Please contact email@example.com if you are interested in fostering.
Unsure if you’re the fostering kind? There is no perfect profile of a foster family, but there are some things you should know before volunteering to foster an English bulldog.
There’s a time commitment. You may be asked to foster a dog from two weeks to two months, depending on circumstances. Foster parents don’t need to be home 24 hours a day, but you might have to postpone that weekend getaway or family vacation if you’re asked to take care of an animal for a while.
You may be asked to work with a dog on some basic training and temperament issues. There’s more than just feeding, exercise, and grooming involved with a foster dog. Some might need to be housetrained. Others may have problems with chewing, or jumping on strangers. Foster parents may need to devote time to breaking bad habits so a dog can be socialized. If a dog has a chewing problem, make preparations in advance–don’t leave shoes, clothes, or other important items around. MABDR has access to behaviorists to help our foster parents work on any issues they may have with their foster dogs. The biggest key is PATIENCE and UNDERSTANDING. Some of the dogs that come into our rescue have been living in abusive or unkind situations. It is our job to provide them with the love, structure and understanding they need without scolding or “punishing” them. They find themselves in the situation they are in through NO fault of their own.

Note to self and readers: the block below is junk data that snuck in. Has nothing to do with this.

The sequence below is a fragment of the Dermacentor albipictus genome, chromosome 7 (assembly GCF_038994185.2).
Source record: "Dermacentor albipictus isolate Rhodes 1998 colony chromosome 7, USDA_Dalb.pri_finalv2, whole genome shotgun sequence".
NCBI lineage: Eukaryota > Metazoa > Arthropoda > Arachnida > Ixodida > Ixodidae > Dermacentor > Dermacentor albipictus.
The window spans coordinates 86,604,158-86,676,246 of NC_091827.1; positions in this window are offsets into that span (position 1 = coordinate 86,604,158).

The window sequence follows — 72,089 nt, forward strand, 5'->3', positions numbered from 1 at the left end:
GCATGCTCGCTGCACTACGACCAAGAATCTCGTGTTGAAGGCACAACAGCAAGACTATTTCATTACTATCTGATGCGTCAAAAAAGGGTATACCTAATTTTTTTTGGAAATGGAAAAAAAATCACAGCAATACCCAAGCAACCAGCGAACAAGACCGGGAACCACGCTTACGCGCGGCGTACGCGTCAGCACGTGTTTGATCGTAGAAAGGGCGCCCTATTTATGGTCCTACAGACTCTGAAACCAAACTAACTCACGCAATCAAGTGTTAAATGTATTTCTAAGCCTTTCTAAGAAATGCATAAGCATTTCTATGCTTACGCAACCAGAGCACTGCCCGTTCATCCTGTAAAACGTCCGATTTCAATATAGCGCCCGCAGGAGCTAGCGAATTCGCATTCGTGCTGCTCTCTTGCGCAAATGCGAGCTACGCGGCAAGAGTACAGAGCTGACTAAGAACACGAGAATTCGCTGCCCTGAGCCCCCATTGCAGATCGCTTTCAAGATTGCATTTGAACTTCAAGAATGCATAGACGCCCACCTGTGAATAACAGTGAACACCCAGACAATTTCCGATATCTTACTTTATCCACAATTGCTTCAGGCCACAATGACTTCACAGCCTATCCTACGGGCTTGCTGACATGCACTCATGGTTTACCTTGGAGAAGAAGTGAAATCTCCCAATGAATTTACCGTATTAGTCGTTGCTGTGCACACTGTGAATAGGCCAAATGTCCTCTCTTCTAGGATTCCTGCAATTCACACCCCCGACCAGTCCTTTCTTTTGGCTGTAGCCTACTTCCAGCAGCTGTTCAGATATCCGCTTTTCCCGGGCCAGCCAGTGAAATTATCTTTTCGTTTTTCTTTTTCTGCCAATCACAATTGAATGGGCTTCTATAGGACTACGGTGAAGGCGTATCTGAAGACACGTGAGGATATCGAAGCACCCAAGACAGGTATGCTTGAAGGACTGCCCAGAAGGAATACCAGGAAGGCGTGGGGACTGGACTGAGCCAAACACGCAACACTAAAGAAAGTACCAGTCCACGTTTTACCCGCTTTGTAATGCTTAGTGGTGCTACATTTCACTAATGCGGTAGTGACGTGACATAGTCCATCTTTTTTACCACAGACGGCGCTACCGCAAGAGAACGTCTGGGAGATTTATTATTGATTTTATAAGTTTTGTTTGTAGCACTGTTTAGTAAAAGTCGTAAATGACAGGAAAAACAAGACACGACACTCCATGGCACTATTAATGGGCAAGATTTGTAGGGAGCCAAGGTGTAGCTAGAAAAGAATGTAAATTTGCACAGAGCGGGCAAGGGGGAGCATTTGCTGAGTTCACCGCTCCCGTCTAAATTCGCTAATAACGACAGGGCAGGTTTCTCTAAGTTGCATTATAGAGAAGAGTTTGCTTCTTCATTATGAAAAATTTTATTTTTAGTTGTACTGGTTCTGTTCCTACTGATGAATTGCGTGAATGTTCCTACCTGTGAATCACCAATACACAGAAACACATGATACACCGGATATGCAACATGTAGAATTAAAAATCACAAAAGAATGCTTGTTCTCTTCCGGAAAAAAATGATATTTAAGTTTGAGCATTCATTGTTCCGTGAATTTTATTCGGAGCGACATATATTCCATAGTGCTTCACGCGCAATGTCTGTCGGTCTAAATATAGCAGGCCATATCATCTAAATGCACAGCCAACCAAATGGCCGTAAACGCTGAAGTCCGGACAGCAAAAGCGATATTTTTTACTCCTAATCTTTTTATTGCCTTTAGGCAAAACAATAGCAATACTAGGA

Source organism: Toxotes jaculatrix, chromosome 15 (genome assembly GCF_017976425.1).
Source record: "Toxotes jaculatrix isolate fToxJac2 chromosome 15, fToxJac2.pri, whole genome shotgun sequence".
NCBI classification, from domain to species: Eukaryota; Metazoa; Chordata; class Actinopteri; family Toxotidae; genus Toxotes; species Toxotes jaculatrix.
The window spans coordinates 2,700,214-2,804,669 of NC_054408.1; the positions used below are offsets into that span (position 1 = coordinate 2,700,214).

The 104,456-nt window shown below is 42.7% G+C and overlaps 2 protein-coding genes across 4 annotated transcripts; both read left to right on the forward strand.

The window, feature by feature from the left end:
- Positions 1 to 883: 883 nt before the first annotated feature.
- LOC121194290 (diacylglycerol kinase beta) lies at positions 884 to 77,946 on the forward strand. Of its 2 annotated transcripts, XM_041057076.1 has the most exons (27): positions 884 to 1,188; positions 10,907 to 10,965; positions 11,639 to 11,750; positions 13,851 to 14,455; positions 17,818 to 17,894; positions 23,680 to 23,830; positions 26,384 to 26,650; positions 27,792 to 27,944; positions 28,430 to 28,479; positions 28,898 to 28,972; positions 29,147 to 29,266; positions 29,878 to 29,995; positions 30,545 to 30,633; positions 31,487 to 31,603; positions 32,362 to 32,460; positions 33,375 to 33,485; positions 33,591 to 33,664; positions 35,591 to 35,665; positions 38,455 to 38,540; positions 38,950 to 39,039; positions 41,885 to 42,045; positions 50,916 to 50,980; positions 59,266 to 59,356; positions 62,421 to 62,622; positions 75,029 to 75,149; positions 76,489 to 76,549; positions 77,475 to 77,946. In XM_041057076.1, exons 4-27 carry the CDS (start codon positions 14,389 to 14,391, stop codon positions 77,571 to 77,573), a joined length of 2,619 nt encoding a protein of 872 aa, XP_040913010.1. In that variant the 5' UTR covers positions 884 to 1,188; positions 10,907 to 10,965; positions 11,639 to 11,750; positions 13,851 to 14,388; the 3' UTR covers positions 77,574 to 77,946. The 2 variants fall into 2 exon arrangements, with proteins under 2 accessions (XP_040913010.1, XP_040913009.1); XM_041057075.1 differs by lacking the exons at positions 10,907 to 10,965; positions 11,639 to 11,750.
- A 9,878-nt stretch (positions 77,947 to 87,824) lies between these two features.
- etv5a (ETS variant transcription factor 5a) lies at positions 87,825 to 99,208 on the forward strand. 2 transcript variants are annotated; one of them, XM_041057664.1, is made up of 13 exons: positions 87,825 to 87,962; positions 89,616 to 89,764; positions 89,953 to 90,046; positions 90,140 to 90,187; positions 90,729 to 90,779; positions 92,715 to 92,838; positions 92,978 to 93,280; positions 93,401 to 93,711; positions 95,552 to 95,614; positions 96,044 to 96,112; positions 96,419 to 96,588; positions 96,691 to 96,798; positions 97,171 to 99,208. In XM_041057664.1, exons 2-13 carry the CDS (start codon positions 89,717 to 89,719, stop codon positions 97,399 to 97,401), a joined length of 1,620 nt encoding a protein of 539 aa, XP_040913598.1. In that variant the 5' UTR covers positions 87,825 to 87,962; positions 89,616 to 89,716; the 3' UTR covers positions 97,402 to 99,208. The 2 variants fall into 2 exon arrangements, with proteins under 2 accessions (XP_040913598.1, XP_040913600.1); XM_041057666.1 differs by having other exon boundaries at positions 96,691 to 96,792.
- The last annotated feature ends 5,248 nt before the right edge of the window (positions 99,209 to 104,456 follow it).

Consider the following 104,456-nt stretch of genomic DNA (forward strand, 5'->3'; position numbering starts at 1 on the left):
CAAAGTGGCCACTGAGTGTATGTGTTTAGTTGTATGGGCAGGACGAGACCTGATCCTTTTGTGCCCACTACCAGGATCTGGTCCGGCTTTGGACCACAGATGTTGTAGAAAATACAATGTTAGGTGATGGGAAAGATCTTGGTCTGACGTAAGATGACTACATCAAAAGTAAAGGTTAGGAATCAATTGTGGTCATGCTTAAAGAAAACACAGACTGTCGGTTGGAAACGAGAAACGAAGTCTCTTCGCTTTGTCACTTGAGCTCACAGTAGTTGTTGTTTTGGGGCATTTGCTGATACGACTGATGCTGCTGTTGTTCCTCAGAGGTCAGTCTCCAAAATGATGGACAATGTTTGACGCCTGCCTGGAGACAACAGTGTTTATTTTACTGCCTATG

You might be asked to nurse a dog back to health. It could require giving them medication at certain times of the day or perhaps bathing them periodically. If you have pets at home, you may have to keep them separated if the foster dog is contagious. Before taking in an animal that’s recovering from an illness or disease, check with your vet if you have concerns about your own pets.